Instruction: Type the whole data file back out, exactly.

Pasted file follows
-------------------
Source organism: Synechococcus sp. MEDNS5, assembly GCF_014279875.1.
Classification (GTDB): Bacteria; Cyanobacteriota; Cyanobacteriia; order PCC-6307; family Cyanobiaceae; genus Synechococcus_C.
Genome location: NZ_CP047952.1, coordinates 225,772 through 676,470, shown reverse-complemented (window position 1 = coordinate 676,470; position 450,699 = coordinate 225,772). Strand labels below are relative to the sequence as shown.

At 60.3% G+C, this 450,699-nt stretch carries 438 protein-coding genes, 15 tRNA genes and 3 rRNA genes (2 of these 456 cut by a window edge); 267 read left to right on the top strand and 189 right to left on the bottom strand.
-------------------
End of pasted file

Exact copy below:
Source organism: Synechococcus sp. MEDNS5, assembly GCF_014279875.1.
Classification (GTDB): Bacteria; Cyanobacteriota; Cyanobacteriia; order PCC-6307; family Cyanobiaceae; genus Synechococcus_C.
Genome location: NZ_CP047952.1, coordinates 225,772 through 676,470, shown reverse-complemented (window position 1 = coordinate 676,470; position 450,699 = coordinate 225,772). Strand labels below are relative to the sequence as shown.

At 60.3% G+C, this 450,699-nt stretch carries 438 protein-coding genes, 15 tRNA genes and 3 rRNA genes (2 of these 456 cut by a window edge); 267 read left to right on the top strand and 189 right to left on the bottom strand.